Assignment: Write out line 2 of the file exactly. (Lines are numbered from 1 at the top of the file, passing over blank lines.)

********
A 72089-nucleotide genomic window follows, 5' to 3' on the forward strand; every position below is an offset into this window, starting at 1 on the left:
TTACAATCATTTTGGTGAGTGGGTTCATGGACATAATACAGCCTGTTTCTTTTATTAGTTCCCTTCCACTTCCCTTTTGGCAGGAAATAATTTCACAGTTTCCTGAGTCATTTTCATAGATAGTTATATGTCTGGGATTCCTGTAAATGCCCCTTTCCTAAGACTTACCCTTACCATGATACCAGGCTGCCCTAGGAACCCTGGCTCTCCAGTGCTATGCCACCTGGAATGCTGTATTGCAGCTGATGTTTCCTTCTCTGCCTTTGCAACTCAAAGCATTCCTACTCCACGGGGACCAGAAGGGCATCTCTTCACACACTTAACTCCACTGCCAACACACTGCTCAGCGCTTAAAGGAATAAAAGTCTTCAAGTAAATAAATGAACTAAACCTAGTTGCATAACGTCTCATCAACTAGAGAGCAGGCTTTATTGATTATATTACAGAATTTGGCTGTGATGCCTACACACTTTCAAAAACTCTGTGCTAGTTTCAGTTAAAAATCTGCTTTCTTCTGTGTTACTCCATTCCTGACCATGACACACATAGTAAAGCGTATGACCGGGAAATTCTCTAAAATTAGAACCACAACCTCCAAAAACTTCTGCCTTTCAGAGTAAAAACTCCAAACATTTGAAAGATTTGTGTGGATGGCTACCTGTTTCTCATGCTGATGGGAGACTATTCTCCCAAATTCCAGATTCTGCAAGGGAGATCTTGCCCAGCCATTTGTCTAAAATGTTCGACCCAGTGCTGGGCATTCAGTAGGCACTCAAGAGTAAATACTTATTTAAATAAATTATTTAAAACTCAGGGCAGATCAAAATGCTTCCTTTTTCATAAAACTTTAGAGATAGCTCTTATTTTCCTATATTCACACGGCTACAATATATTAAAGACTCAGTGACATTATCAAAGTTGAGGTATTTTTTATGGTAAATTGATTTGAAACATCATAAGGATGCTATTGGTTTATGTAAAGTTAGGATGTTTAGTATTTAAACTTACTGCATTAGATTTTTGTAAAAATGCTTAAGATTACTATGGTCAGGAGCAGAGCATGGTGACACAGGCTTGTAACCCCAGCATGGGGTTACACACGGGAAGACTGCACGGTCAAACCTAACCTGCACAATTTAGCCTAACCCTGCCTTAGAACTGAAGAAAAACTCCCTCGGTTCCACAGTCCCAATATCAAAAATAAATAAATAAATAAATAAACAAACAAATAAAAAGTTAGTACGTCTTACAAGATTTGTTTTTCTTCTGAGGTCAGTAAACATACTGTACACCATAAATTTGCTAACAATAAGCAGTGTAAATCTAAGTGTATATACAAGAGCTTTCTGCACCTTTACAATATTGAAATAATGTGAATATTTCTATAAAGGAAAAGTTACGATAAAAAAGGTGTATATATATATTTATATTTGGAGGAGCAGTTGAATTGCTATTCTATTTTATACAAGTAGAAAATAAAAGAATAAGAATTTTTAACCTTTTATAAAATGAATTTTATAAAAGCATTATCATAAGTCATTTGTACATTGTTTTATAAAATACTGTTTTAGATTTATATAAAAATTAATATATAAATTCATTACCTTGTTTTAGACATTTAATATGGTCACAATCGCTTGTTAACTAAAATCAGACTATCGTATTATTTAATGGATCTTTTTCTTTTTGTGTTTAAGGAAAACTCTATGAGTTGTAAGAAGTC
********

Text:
TTACAATCATTTTGGTGAGTGGGTTCATGGACATAATACAGCCTGTTTCTTTTATTAGTTCCCTTCCACTTCCCTTTTGGCAGGAAATAATTTCACAGTTTCCTGAGTCATTTTCATAGATAGTTATATGTCTGGGATTCCTGTAAATGCCCCTTTCCTAAGACTTACCCTTACCATGATACCAGGCTGCCCTAGGAACCCTGGCTCTCCAGTGCTATGCCACCTGGAATGCTGTATTGCAGCTGATGTTTCCTTCTCTGCCTTTGCAACTCAAAGCATTCCTACTCCACGGGGACCAGAAGGGCATCTCTTCACACACTTAACTCCACTGCCAACACACTGCTCAGCGCTTAAAGGAATAAAAGTCTTCAAGTAAATAAATGAACTAAACCTAGTTGCATAACGTCTCATCAACTAGAGAGCAGGCTTTATTGATTATATTACAGAATTTGGCTGTGATGCCTACACACTTTCAAAAACTCTGTGCTAGTTTCAGTTAAAAATCTGCTTTCTTCTGTGTTACTCCATTCCTGACCATGACACACATAGTAAAGCGTATGACCGGGAAATTCTCTAAAATTAGAACCACAACCTCCAAAAACTTCTGCCTTTCAGAGTAAAAACTCCAAACATTTGAAAGATTTGTGTGGATGGCTACCTGTTTCTCATGCTGATGGGAGACTATTCTCCCAAATTCCAGATTCTGCAAGGGAGATCTTGCCCAGCCATTTGTCTAAAATGTTCGACCCAGTGCTGGGCATTCAGTAGGCACTCAAGAGTAAATACTTATTTAAATAAATTATTTAAAACTCAGGGCAGATCAAAATGCTTCCTTTTTCATAAAACTTTAGAGATAGCTCTTATTTTCCTATATTCACACGGCTACAATATATTAAAGACTCAGTGACATTATCAAAGTTGAGGTATTTTTTATGGTAAATTGATTTGAAACATCATAAGGATGCTATTGGTTTATGTAAAGTTAGGATGTTTAGTATTTAAACTTACTGCATTAGATTTTTGTAAAAATGCTTAAGATTACTATGGTCAGGAGCAGAGCATGGTGACACAGGCTTGTAACCCCAGCATGGGGTTACACACGGGAAGACTGCACGGTCAAACCTAACCTGCACAATTTAGCCTAACCCTGCCTTAGAACTGAAGAAAAACTCCCTCGGTTCCACAGTCCCAATATCAAAAATAAATAAATAAATAAATAAACAAACAAATAAAAAGTTAGTACGTCTTACAAGATTTGTTTTTCTTCTGAGGTCAGTAAACATACTGTACACCATAAATTTGCTAACAATAAGCAGTGTAAATCTAAGTGTATATACAAGAGCTTTCTGCACCTTTACAATATTGAAATAATGTGAATATTTCTATAAAGGAAAAGTTACGATAAAAAAGGTGTATATATATATTTATATTTGGAGGAGCAGTTGAATTGCTATTCTATTTTATACAAGTAGAAAATAAAAGAATAAGAATTTTTAACCTTTTATAAAATGAATTTTATAAAAGCATTATCATAAGTCATTTGTACATTGTTTTATAAAATACTGTTTTAGATTTATATAAAAATTAATATATAAATTCATTACCTTGTTTTAGACATTTAATATGGTCACAATCGCTTGTTAACTAAAATCAGACTATCGTATTATTTAATGGATCTTTTTCTTTTTGTGTTTAAGGAAAACTCTATGAGTTGTAAGAAGTC